As it is National Volunteers’ Week, here is a special interview with Ouse Fen and Fen Drayton Lakes volunteer Rick Harrison. They are my questions and his answers. I hope you enjoy reading this!

What inspired you to start volunteering with the RSPB?

Although having been interested in wildlife all my life, and a member of the RSPB for many years, I was not aware of the local volunteer work parties. My wife died, June 2008, leaving me on my own. A kind neighbour persuaded me to go with him to an event at Ouse Fen, in, I think, July 2008. I was immediately taken with the idea of becoming involved with the development of a brand new wildlife reserve.

I contacted Chris Hudson, the then Project Manager of Ouse Fen (who is now Senior Sites Manager for the RSPB Ouse Valley reserves), completed the necessary paperwork, and began, in earnest in September. This was quickly followed by volunteering at Fen Drayton Lakes. Without being too dramatic, the opportunity came at a low point of my life and was all round beneficial, physically and mentally. Thank you RSPB.

How long have you been volunteering?

I am in my 10th year of volunteering at Ouse Fen and Fen Drayton Lakes. In addition to the regular Wednesday and Saturday work parties I have been involved in surveying waders and butterflies at Fen Drayton Lakes for the past three seasons.

What do you enjoy most about volunteering?

There was the physical effort, sometimes quite demanding (pulling willow from the reedbeds, planting reed seedlings in deep, smelly, mud, cutting, dragging and burning willow or replacing or repairing fences and gates).

It's also an opportunity to learn from others, staff and volunteers, the camaraderie, the team work and humour: I always maintain that we all have a healthy disrespect for each other! I developed an interest in hedge laying, to the extent that I, and another volunteer did a weekend course run by the local Wildlife Trust. We went on to take third prize in the 2016 North Cotswold Hedge Laying Competition!

Here are a couple of pictures of Rick hedge laying:

Image credits: Hannah Bernie

I was also fortunate to attend a weekend’s boat handling course, at Grafham Water, funded by the RSPB, thus allowing a bit more flexibility in my volunteering role. Most importantly, one can see the results of ones efforts whether it be new species arriving, more visitors and the involvement of other organisations, e.g. schools.  A small group of us now meet regularly for trips to differing wildlife venues.

What is the best wildlife spectacle that you have seen whilst you have been volunteering?

It is impossible to pick one wildlife spectacle. I've seen so many different things whilst I have been volunteering, many of which I would never have otherwise seen. I have seen more grass snakes and common lizards in the last 10 years than in the previous 60! Bird wise: spoonbills, glossy ibis, cranes, bitterns, red footed falcon, little stint and black terns and many others.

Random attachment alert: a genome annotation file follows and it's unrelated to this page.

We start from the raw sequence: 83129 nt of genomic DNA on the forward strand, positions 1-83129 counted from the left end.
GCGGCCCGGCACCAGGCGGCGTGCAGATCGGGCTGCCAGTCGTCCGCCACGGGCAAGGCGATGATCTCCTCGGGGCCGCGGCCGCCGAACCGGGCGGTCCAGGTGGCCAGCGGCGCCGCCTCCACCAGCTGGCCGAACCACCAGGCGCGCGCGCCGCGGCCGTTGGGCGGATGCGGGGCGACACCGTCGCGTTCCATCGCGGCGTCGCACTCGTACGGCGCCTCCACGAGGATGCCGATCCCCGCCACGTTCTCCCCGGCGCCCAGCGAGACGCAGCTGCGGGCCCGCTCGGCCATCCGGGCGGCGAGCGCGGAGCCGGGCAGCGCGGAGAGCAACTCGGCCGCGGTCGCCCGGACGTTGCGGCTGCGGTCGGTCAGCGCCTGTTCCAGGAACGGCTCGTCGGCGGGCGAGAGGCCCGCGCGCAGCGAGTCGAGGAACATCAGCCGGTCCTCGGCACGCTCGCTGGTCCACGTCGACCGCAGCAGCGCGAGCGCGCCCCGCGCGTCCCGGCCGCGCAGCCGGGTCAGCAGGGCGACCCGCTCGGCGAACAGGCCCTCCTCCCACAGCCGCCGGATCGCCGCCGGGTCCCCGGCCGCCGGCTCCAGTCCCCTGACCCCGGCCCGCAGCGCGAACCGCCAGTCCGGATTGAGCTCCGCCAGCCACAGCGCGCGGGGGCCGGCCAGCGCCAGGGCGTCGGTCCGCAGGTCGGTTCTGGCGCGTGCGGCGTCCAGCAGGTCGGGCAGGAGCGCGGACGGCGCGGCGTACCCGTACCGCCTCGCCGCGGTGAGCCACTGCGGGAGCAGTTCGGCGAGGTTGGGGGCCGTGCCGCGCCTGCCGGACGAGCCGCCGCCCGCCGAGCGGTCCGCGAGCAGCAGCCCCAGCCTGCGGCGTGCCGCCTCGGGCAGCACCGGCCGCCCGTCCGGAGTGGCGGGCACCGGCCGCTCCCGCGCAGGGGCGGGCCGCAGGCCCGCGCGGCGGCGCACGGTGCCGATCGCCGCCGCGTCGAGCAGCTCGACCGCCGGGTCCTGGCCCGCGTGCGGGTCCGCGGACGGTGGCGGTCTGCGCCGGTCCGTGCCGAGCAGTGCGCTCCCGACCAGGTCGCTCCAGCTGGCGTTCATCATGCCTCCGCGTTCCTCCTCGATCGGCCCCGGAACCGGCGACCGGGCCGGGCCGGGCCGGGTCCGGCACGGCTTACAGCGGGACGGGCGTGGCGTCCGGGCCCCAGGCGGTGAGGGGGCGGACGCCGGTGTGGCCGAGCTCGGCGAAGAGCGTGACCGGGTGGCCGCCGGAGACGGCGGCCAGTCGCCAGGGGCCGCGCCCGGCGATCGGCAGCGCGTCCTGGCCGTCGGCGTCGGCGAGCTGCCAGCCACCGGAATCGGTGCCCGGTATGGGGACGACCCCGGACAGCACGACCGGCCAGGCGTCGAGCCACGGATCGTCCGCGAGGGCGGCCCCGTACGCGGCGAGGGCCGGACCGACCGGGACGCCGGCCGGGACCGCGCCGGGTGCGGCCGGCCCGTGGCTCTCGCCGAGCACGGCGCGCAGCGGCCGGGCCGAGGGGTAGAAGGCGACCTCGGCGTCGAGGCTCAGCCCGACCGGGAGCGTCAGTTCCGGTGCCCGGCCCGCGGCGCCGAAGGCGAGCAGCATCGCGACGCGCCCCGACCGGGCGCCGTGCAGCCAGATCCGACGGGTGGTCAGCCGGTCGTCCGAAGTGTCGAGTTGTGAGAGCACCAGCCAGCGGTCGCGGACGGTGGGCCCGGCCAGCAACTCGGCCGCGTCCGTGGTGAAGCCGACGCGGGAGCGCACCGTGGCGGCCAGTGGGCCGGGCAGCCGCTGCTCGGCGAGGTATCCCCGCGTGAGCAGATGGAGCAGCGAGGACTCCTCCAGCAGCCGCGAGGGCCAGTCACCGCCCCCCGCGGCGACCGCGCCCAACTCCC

What is the funniest thing that has happened whilst you have been volunteering?

With there being so many lakes around the reserves most amusing incidents include someone's misfortune, mine included, over balancing into the water or smelly mud. No one was ever hurt!

What is the strangest thing that has happened whilst you have been volunteering?

Strange? Not sure fits the bill but another incident was with a young bull who took exception when he, inadvertently, became separated from his harem! We had to call on the Warden and the grazier, with their vehicles, for assistance, the bull wouldn't be moved and proceeded to butt the trucks. In the end, it was easier to move the cows back to the bull! It only became amusing after the event, and, again, no one was hurt. It happened to be Hannah's first volunteer work party after being promoted to Warden!

Do you or have you ever volunteered with another organisation?

Over the years I have volunteered with a number of differing organisations from school PTA's to an overseas property maintenance committee. I was the Chair, of the latter for over 20 years.

What is your greatest achievement whilst you have been volunteering?

Greatest achievement; being able to make a positive and visible contribution to the conservation of wildlife in my local area. Personally, it has been the expansion of my own knowledge and the making of new, and varying, friends and volunteering team members.

Are there any jobs that you enjoy less than others whilst you have been volunteering?

I particularly enjoy the more physically demanding tasks; I maintain that if I go home tired, sweaty and muddy, it's been a good session!

Would you recommend RSPB volunteering to others?

I would highly recommend volunteering with RSPB.

Just before I leave you, here is a link to a short video which includes more interviews with Ouse Fen volunteers.

We hope you have enjoyed this blog post.

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